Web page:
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Sensors required for speedier IoT network deployment

Posted: 09 May 2016     Print Version  Bookmark and Share

Keywords:Senet  IoT network  sensor  LoRa  Internet of Things 

Senet Inc. is set to announce its first two suppliers of LoRa network gateways that signifies a breakthrough in its evolution into an independent service provider for the Internet of Things (IoT). Its succeeding major action demands suppliers to roll out a variety of sensors certified for the network.

The company provides a picture of the accomplishments and struggles many companies face trying to deploy public IoT networks.

Founded in 2009 as EnerTrac, it initially focused on monitoring oil and propane tanks using a proprietary 433MHz network. Eighteen months ago, a new CEO took the company in a new direction, adopting the LoRa specification and setting a course as a broad IoT network services supplier.

The company did an evaluation of low power wide area (LPWA) networks. It chose LoRa in part because it allowed users to adopt any business model. At the technical level, LoRa provided strongest support for bi-directional traffic, nomadic devices and scalable networks, said Steve Ball, a spokesman for Senet.

Rivals Sigfox and Ingenu initially aimed to be service providers for their own technology, however both have started partnering with third parties to deploy networks more quickly. Ingenu announced in February it signed 25 licenses enabling national networks run by third parties; Sigfox announced May 4 partnerships with as many as 100 site owners in the U.S.

EnerTrac is now Senet's largest customer by units and revenue. Senet has sold 50,000 end nodes, 35,000 of them deployed so far across 125,000 square miles in three U.S. regions: the Northeast corridor from Maine to upstate New York, a Midwest patch around Iowa, Missouri and Ohio and the central California Valley.

The 35-person company secured $18 million in financing to deploy its current networks. It's seeking a Series B funding to double its size and expanding into Canada and Mexico. While most of its users are agricultural, it also has emerging networks in San Francisco and Boston with more cities planned.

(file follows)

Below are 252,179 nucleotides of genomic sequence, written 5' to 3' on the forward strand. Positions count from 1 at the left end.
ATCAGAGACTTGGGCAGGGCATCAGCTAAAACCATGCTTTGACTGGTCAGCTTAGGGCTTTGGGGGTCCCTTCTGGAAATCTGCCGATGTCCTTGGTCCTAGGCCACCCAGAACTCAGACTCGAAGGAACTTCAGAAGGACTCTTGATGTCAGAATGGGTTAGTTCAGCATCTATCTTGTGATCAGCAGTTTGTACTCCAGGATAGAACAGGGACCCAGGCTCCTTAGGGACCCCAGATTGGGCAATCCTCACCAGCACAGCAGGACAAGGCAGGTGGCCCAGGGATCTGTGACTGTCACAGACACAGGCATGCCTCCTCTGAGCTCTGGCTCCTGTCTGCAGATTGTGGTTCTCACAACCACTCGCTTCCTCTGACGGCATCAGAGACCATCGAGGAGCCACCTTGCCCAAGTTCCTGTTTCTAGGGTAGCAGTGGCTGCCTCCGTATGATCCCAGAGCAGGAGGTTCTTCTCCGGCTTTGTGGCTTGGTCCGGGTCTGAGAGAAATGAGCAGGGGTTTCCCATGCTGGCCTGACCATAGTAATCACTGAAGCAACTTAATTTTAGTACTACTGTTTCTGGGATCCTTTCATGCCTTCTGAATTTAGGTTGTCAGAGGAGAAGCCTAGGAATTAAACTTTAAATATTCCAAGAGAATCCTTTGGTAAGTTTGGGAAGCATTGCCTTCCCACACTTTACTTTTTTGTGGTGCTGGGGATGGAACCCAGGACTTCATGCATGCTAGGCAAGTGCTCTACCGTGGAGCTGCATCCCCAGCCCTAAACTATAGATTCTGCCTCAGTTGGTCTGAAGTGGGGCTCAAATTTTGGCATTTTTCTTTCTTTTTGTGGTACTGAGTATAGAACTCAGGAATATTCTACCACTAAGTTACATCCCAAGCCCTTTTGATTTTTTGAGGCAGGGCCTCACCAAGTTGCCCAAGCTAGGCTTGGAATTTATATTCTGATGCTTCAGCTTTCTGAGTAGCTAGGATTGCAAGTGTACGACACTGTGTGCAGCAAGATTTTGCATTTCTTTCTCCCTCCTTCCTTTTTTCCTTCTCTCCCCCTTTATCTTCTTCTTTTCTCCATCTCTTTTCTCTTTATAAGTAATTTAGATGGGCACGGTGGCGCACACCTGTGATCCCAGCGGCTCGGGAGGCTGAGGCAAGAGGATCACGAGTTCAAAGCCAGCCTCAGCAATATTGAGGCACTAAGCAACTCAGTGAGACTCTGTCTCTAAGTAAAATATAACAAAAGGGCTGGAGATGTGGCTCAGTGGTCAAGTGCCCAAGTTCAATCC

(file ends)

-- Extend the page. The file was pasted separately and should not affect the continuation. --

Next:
Courting LoRa gateway, sensor vendors

To propel its next stage of growth, Senet has secured orders for LoRa microcell gateways suitable for urban areas and it's seeking a broader set of sensor vendors.

To date, the company has been using 72-channel macro-cell gateways it designed itself, due to the lack of any off-the-shelf systems geared for the U.S. For longest possible reach, they transmit at 30dBM, the maximum level permitted in the U.S. When placed on towers, they cover 15 miles on average with some reception across distances as great as 95 miles.

This year Senet will start buying lower cost, lower power micro-cell gateways covering three miles in urban environments. It is working with six vendors today, the first two providing systems for use on rooftops and indoors.

"Both have been producing gateways for some time starting in Europe and have volume capability today," said Ball. "Over time we don't expect to differentiate on the capabilities of our own design gateways," he said.

LoRa gateway

Figure 1: Cisco showed a LoRa gateway at a Silicon Valley event but it is said to be less far along than competitors' products. (Image: EE Times)

"The biggest challenge now is availability of production quality sensors," he added.

A variety of sensors for European LPWA networks are already shipping, thanks in part to the fact both LoRa and Sigfox started in France. "We were first to certify propane and oil tank sensors and LoRa gateways for North America," said Ball.

Senet is courting established players such as Bosch, GE and Schneider Electric as well as several dozen startups developing IoT sensors in stealth mode. "Some sensors are starting to become available, but not in volume or not with LoRa radios," he said.

The company's wish list for sensors includes "anything you can image," said Ball. "We have a few dozen different kinds of solutions running in very small volumes today; it's everything from asset tracking to soil moisture sensors to trigger irrigation systems," he said.

Pricing has already become an issue, despite the early days for LPWA nets. "Competitors like Sigfox have been setting the bar low, commoditising the market even before it matures," said Ball.

Sigfox is said to be approaching charges of a dollar per node per year for users deploying volumes approaching a million nodes and sending just a couple messages a day. Senet handles pricing on a negotiated basis in the ballpark of tens of dollars per node per year across a few thousand nodes sending hourly messages.

- Rick Merritt
  EE Times

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